Earth and Environmental Sciences
Stall, Rachel (School: Arkansas School for Mathematics, Sciences and the Arts)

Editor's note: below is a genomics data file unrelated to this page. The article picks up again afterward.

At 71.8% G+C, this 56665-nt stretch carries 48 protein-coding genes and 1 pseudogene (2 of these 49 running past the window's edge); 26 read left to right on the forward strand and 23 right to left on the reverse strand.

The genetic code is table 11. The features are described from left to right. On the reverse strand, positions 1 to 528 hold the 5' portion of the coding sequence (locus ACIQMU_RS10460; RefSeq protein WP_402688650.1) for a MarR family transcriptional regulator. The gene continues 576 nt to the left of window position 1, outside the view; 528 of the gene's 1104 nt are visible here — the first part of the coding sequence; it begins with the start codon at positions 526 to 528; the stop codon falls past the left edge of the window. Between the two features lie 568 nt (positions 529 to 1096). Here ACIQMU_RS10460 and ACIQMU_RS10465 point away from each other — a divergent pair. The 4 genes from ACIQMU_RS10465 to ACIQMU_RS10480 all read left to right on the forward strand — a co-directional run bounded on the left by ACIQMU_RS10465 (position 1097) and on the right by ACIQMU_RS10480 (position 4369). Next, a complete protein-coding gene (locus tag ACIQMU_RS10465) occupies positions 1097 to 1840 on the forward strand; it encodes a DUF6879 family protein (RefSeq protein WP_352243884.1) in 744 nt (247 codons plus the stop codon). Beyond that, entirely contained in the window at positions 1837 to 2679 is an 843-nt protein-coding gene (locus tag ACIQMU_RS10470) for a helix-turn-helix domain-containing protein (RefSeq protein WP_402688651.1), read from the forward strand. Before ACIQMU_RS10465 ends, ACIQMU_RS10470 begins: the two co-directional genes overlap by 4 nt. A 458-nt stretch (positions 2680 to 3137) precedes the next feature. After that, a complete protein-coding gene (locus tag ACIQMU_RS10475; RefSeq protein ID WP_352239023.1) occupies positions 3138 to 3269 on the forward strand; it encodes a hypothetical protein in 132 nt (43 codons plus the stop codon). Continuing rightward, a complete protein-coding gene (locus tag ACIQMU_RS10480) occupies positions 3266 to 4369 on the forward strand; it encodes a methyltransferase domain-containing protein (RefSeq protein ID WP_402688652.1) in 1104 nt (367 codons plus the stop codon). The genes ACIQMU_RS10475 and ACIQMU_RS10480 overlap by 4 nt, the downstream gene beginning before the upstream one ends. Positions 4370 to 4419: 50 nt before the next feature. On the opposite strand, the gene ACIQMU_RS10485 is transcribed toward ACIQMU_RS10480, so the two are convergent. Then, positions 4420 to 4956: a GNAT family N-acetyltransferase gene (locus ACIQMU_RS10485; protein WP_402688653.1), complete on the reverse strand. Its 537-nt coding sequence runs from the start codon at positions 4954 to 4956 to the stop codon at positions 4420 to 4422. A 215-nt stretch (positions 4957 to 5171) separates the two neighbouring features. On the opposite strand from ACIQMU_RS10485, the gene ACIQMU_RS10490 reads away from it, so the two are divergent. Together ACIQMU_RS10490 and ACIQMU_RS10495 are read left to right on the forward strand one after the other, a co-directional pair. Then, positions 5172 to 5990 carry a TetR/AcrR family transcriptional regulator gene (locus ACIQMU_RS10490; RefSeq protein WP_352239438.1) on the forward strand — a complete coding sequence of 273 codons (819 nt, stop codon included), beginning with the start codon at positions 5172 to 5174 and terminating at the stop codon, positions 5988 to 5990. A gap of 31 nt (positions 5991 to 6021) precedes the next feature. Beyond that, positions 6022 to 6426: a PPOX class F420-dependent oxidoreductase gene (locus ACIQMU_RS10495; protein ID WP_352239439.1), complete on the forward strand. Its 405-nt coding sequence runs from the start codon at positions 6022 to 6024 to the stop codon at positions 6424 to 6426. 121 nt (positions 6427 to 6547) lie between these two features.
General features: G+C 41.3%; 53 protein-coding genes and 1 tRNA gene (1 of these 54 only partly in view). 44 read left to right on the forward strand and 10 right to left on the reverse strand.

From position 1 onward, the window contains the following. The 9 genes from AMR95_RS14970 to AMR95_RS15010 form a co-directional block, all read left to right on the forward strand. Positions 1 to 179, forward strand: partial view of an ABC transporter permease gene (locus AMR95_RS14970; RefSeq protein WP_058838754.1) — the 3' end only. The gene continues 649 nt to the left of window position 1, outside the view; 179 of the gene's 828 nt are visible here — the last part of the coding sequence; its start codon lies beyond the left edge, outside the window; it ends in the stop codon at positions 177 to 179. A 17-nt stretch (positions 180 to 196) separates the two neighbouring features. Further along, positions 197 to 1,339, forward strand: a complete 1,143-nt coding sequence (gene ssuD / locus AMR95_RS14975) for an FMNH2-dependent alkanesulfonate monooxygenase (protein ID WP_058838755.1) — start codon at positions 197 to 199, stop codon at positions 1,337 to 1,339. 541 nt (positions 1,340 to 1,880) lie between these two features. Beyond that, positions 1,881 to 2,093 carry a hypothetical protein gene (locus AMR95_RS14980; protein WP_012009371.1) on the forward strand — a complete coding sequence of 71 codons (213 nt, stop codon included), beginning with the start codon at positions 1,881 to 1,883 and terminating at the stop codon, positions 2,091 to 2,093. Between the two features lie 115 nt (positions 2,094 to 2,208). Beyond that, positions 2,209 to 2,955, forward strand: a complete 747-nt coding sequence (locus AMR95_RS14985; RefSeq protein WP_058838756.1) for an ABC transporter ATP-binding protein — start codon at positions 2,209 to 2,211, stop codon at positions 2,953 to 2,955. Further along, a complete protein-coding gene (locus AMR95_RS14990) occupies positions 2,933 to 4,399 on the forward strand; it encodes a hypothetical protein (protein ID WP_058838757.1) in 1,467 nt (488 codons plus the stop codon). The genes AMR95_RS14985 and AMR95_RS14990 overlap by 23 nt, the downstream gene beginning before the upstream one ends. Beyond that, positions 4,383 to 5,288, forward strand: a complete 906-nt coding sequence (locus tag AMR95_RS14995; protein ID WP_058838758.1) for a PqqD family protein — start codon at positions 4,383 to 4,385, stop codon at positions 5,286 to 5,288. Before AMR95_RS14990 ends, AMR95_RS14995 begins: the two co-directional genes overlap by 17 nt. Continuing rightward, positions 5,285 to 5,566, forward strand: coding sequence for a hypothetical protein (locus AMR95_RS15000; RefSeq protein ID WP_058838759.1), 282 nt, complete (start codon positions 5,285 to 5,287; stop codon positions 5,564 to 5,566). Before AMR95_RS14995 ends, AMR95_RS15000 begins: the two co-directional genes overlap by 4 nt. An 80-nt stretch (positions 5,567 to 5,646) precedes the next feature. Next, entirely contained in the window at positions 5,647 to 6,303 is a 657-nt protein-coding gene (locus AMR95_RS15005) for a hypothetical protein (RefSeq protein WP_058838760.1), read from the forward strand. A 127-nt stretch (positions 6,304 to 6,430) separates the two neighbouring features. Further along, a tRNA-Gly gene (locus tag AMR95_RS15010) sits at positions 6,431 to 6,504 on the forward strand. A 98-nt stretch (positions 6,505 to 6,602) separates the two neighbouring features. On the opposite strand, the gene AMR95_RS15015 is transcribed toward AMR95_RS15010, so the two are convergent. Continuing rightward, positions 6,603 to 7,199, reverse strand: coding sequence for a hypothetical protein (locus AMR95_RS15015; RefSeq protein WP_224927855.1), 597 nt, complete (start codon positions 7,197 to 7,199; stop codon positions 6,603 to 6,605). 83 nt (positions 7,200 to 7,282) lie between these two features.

This study provides a baseline assessment of the water quality of the Upper Gulpha Creek Watershed within Hot Springs National Park boundaries with an emphasis on the two residing man-made impoundments. A study performed in 1978 found the area to be mildly productive, but limited by the presence of phosphorus. Studies performed since 1978 have found the watershed to be mildly impaired and susceptible to nutrient loading. There have also been reports of significant urban influence in the watershed such as habitat disruption and waste dumping. The effects of the impoundments, which will inevitably become eutrophic, as well as many other anthropogenic factors facilitate the need for a comprehensive and updated evaluation of the water quality of Gulpha Creek. Due to the harmful developments in Gulpha Creek Watershed since 1978, it is hypothesized that the overall water quality has decreased since then. To test this hypothesis, water samples were analyzed for temperature, pH, conductance, TDS, D.O., BOD, turbidity, nitrate, and phosphate. The data for each sample location and collection date were evaluated using a water quality index (WQI) so that the results would be publicly accessible. An additional WQI, calculated using the mean values of each parameter, indicated that the area was of good, but not excellent, water quality. Each station’s WQI was evaluated for trends due to hydrological conditions as well as position within the watershed. WQIs were calculated for the locations which were sampled in both this study and the 1978 study. The WQIs were compared and it was found that there was a decrease of at least 5.68 for each station. This result supports the hypothesis that the water quality of Gulpha Creek has decreased since 1978.
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